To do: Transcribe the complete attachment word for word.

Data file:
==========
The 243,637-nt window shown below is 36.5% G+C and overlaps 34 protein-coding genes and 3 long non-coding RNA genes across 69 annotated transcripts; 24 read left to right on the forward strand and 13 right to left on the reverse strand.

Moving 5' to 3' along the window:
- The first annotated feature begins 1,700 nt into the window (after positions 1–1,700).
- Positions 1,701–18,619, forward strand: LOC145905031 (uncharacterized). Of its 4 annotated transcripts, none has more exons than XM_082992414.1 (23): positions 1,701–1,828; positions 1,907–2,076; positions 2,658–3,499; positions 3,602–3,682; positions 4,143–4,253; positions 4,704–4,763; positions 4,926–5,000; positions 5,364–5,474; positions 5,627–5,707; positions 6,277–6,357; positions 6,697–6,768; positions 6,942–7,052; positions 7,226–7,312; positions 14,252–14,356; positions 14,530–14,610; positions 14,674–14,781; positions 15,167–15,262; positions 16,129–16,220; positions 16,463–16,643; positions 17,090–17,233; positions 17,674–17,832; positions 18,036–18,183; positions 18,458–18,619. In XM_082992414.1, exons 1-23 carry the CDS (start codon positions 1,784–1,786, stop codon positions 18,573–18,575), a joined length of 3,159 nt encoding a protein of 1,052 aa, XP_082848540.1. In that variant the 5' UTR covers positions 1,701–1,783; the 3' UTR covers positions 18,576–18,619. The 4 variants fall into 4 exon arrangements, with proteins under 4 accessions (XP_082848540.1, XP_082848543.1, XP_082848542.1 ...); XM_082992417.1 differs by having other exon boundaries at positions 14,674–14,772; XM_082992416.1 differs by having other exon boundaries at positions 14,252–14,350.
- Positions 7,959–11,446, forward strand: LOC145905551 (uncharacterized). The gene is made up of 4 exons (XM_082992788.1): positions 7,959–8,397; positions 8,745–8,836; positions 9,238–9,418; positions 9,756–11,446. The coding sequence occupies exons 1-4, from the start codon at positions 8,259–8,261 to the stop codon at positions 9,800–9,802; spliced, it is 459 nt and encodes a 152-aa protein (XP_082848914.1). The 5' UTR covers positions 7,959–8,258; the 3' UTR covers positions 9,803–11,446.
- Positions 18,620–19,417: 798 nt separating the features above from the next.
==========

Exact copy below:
The 243,637-nt window shown below is 36.5% G+C and overlaps 34 protein-coding genes and 3 long non-coding RNA genes across 69 annotated transcripts; 24 read left to right on the forward strand and 13 right to left on the reverse strand.

Moving 5' to 3' along the window:
- The first annotated feature begins 1,700 nt into the window (after positions 1–1,700).
- Positions 1,701–18,619, forward strand: LOC145905031 (uncharacterized). Of its 4 annotated transcripts, none has more exons than XM_082992414.1 (23): positions 1,701–1,828; positions 1,907–2,076; positions 2,658–3,499; positions 3,602–3,682; positions 4,143–4,253; positions 4,704–4,763; positions 4,926–5,000; positions 5,364–5,474; positions 5,627–5,707; positions 6,277–6,357; positions 6,697–6,768; positions 6,942–7,052; positions 7,226–7,312; positions 14,252–14,356; positions 14,530–14,610; positions 14,674–14,781; positions 15,167–15,262; positions 16,129–16,220; positions 16,463–16,643; positions 17,090–17,233; positions 17,674–17,832; positions 18,036–18,183; positions 18,458–18,619. In XM_082992414.1, exons 1-23 carry the CDS (start codon positions 1,784–1,786, stop codon positions 18,573–18,575), a joined length of 3,159 nt encoding a protein of 1,052 aa, XP_082848540.1. In that variant the 5' UTR covers positions 1,701–1,783; the 3' UTR covers positions 18,576–18,619. The 4 variants fall into 4 exon arrangements, with proteins under 4 accessions (XP_082848540.1, XP_082848543.1, XP_082848542.1 ...); XM_082992417.1 differs by having other exon boundaries at positions 14,674–14,772; XM_082992416.1 differs by having other exon boundaries at positions 14,252–14,350.
- Positions 7,959–11,446, forward strand: LOC145905551 (uncharacterized). The gene is made up of 4 exons (XM_082992788.1): positions 7,959–8,397; positions 8,745–8,836; positions 9,238–9,418; positions 9,756–11,446. The coding sequence occupies exons 1-4, from the start codon at positions 8,259–8,261 to the stop codon at positions 9,800–9,802; spliced, it is 459 nt and encodes a 152-aa protein (XP_082848914.1). The 5' UTR covers positions 7,959–8,258; the 3' UTR covers positions 9,803–11,446.
- Positions 18,620–19,417: 798 nt separating the features above from the next.